Of food crisis and our self-destruct ways


A herds boy walks on a dry dam at Lerata area in Samburu East on July 15, 2021. PHOTO | CHEBOITE KIGEN | NMG

Earlier this year, a university my son had applied to sent him a supplementary application form asking him to name the planet’s two most pressing issues. It didn’t appear to be a challenging question, because the answers seemed obvious. But his answer surprised me, giving me a sudden insight into how the world looks to our youngest generations.

For the obvious answers must surely include climate change. Indeed, so many of our other problems are connected to that one baleful reality of failed environmental stewardship that a lot of second issues could effectively be climate change too, across water shortages, food shortages, and myriad other climate change impacts.

Yet, answering the question in early March, hard on the heels of Russia’s invasion of Ukraine and amid the flow of Russian threats of nuclear strikes against the West, nuclear proliferation could have made a strong candidate for the second most important global nightmare — as we now give planet-space to warheads that can destroy an entire nation in a single strike.

But my son’s answer was one that encompassed everything that currently threatens our existence. The biggest problem, he wrote, is humanity, and human development. He didn’t mean that whole array we have come to know as development issues, such as sanitation, water supplies, shelter, health or education.

He went on to explain that human beings now had the capacity to destroy themselves, yet had not developed the wisdom or systems to manage their own wellbeing.

Once observed, it has thrown a wholly different light, for me, on this strangest of years, 2022. We have watched the United Nations flailing in the face of those nuclear threats and the wonton overriding of international law.

There’s talk of war crimes, but all our global body of governance can do, really, is plead with Russia to let some food out of the war-torn European breadbasket, so half the world doesn’t starve. It’s a place that holds echoes of the limping and inadequate League of Nations, back in the 1930s, with its mission of maintaining world peace.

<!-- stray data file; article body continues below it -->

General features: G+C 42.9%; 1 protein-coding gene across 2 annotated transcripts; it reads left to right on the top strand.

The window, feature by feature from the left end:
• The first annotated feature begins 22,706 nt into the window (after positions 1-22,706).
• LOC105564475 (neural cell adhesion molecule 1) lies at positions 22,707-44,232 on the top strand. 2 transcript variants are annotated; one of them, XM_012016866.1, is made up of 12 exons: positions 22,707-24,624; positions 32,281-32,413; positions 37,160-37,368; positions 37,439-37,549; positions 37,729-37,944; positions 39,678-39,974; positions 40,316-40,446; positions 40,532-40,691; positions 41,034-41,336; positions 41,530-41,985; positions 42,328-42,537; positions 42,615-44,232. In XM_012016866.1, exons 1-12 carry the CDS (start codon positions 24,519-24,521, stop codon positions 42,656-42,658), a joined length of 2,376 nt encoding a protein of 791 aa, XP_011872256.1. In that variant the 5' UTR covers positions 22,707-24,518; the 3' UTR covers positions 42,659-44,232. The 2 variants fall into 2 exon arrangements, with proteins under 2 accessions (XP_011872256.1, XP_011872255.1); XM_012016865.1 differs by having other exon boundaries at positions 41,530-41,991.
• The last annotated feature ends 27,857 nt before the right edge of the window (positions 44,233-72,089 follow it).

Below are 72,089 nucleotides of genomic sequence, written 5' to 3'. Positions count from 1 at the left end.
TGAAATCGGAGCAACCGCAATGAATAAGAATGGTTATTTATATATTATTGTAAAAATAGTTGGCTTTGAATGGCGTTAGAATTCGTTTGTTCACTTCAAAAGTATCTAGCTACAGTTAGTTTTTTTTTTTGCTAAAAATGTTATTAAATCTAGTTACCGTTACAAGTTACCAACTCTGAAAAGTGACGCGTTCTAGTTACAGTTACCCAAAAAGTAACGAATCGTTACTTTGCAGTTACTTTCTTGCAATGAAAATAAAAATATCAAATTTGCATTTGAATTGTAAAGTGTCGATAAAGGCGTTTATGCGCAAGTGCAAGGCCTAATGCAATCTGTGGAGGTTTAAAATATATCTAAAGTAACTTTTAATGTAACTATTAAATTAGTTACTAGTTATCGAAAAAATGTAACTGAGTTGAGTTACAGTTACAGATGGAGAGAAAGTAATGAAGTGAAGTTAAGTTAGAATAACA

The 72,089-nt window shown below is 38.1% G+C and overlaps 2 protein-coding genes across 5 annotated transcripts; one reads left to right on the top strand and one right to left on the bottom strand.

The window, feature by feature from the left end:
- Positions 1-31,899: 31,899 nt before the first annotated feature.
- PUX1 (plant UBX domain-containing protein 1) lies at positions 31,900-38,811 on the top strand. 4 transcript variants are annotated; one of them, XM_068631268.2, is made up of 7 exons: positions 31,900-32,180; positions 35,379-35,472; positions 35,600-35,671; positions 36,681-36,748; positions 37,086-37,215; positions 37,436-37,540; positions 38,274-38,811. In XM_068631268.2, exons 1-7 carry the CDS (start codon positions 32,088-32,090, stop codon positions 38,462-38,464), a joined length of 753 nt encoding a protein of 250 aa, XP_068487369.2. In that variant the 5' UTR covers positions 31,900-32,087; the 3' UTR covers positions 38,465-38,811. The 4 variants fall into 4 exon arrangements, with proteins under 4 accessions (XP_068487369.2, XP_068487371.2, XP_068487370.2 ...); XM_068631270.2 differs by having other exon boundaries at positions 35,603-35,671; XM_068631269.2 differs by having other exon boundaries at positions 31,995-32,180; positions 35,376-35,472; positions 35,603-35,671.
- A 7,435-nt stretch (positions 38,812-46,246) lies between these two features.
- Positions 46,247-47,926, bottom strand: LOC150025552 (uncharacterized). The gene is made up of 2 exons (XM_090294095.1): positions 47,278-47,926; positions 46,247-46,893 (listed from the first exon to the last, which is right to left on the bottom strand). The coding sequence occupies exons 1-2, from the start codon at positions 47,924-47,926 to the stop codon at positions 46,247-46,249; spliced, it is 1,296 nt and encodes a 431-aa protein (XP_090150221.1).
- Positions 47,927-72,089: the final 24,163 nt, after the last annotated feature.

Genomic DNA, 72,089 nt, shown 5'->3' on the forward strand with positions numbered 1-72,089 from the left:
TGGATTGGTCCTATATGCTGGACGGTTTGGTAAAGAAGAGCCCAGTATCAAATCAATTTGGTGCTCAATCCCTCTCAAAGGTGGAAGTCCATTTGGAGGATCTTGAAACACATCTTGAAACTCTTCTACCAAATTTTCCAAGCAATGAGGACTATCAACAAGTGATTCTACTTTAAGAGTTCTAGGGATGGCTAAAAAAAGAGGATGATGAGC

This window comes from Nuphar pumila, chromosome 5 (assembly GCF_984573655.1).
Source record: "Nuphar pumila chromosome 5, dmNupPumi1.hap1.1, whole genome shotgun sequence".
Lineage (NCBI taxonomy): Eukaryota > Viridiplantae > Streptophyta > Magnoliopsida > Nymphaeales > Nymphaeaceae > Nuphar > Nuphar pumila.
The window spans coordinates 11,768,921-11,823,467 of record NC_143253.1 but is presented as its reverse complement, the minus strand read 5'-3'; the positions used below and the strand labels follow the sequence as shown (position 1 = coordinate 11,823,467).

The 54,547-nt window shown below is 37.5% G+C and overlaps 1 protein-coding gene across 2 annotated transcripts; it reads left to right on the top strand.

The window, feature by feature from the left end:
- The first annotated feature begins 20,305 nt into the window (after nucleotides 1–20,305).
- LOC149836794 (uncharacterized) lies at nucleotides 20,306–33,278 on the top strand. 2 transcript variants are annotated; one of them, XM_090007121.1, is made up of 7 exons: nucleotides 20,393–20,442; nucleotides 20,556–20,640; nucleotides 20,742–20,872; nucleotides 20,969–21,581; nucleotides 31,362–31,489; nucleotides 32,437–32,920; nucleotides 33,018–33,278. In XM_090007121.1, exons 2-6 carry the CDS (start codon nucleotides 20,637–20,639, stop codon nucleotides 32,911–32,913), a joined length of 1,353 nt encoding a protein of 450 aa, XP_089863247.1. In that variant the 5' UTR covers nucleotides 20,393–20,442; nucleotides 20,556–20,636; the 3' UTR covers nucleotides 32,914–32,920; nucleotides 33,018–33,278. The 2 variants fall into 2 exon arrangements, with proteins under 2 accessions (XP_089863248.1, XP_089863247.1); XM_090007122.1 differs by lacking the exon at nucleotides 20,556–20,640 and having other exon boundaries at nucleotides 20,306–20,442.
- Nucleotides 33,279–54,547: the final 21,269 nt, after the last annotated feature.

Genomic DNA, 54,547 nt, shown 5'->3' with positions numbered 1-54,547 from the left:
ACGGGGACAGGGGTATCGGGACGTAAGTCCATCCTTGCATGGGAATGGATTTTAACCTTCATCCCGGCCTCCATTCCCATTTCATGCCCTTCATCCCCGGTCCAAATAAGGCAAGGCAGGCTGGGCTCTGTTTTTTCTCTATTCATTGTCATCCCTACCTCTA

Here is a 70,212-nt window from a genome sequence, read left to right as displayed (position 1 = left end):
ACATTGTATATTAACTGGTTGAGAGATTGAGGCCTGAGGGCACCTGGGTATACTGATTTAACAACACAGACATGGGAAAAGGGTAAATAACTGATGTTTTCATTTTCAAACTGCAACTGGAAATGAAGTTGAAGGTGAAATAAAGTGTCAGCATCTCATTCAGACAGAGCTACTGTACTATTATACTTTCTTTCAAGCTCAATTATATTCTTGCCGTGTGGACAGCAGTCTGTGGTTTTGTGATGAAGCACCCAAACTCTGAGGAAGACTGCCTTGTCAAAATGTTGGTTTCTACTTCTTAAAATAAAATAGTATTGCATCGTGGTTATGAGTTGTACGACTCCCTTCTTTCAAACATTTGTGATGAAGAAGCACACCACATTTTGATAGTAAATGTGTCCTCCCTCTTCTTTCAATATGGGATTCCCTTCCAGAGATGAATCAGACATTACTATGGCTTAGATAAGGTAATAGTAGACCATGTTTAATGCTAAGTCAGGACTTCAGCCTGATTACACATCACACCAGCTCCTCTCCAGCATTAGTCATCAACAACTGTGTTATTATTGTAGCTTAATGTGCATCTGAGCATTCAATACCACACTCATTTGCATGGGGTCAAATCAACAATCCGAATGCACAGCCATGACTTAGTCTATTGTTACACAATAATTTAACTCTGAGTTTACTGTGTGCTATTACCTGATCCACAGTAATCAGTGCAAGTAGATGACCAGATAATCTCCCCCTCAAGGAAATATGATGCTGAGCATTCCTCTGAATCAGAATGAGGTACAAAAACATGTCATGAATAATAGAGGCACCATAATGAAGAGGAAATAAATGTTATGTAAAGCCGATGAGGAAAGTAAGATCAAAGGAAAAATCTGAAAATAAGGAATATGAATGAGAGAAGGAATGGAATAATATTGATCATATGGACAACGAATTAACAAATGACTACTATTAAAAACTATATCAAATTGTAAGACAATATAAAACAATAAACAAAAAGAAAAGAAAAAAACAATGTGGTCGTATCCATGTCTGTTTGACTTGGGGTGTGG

It expelled Russia for its breach of the covenants of world peace in invading Poland and then Finland, but ended up destroying itself as a global body.

And so we have watched as its successor, the United Nations, paraded as different in its ability to send in peace-keeping forces, has been likewise rendered helpless in the face of similar circumstances. If it sent in peacekeepers, it would step straight into World War III.

So all recourse and remedy are gone. Yet, while my son mentioned the limitations of inter-governmental global governance, this was a consequence, not the problem.

His bigger point is that, even now, with world communications, our long spell of peace, our years of talking ‘global village’, we, as a race, have a mindset missing the piece where ‘social good’ should be.

We just can’t seem to get it that ‘social bad’ is bad for everyone and put society’s wellbeing back into our mix as a driving consideration in our own choices, behaviours, legislation, and organisations.

That is, not as a matter of sidelined corporate social responsibility, or foundations, but as an embedded commitment to personal and organisational altruism and social responsibility. It just isn’t there.

Which does mean our youngest generation has every right to complain at the world we have brought them into and the future we are giving them, now sitting in a range from annihilation to annihilation.

Of course, we see big global conferences, and rounds of governmental commitments, but look at our own election. We are steaming into a colossal food crisis.

Every analyst says East Africa will be one of the regions that will be hardest hit, and we don’t hear even a whisper from any politician about planting extra food now or mobilising us: and would they gain our votes if we did?

Because, really, aren’t we only just interested in our own tribe getting its fair share, and representation.And that isn’t some unique Kenyan blind spot. Humanity has just never made it to a higher plane of managing itself and society well. And there lies disaster.